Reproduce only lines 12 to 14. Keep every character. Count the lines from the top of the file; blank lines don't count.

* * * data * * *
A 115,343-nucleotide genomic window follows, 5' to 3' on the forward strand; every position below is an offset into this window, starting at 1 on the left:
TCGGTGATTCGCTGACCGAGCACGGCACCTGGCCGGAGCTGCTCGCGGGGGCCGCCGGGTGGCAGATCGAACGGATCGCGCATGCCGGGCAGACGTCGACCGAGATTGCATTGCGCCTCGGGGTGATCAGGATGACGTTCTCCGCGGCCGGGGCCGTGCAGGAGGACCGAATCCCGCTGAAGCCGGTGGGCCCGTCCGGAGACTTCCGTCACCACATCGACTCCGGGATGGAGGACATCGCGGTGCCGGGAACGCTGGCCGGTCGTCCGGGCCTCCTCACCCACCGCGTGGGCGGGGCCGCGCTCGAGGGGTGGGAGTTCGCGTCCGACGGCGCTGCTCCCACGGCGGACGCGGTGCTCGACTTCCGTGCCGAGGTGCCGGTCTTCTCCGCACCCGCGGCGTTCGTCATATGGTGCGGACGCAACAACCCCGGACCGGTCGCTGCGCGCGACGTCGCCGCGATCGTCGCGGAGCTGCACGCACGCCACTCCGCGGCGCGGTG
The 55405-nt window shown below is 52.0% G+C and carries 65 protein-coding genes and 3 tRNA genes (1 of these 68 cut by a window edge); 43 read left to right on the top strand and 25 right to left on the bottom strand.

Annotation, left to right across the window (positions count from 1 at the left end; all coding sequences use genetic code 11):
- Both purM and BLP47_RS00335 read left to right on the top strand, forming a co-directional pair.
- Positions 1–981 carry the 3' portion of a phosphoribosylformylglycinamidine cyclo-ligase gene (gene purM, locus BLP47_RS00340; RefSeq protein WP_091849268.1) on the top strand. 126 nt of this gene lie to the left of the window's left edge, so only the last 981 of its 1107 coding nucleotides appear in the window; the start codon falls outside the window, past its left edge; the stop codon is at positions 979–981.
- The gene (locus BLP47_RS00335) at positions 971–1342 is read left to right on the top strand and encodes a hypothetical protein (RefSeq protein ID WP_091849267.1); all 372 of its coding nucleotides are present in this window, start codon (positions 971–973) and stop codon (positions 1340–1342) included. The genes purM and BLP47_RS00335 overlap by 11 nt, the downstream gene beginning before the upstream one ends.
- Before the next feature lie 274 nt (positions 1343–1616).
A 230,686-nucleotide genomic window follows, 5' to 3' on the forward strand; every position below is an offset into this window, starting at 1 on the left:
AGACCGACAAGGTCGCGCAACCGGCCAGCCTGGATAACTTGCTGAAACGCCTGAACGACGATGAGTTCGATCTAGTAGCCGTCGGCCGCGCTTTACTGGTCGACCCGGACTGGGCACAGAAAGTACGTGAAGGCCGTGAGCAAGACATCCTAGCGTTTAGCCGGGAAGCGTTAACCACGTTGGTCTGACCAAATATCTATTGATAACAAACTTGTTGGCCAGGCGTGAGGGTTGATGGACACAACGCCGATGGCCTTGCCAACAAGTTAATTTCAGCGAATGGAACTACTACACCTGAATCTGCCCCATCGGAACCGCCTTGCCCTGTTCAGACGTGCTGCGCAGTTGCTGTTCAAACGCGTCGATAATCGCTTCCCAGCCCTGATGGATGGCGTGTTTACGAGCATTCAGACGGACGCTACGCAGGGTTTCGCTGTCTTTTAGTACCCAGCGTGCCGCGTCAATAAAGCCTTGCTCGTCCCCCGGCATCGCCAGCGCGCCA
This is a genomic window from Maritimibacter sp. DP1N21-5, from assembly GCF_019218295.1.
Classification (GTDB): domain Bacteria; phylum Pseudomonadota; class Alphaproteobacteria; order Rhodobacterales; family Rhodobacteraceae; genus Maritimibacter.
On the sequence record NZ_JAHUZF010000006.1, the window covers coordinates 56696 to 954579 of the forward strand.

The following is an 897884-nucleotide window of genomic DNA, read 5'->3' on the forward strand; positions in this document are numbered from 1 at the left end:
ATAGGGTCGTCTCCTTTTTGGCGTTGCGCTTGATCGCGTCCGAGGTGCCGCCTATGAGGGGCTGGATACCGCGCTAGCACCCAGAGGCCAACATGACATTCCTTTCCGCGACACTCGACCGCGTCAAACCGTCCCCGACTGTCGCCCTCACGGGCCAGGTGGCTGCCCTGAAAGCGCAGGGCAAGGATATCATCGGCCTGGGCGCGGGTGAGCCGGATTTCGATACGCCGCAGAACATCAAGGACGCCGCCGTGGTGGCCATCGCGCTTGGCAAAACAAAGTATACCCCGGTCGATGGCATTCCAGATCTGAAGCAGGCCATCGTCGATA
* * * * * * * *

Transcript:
Classification (GTDB): domain Bacteria; phylum Pseudomonadota; class Alphaproteobacteria; order Rhodobacterales; family Rhodobacteraceae; genus Maritimibacter.
On the sequence record NZ_JAHUZF010000006.1, the window covers coordinates 56696 to 954579 of the forward strand.

The following is an 897884-nucleotide window of genomic DNA, read 5'->3' on the forward strand; positions in this document are numbered from 1 at the left end: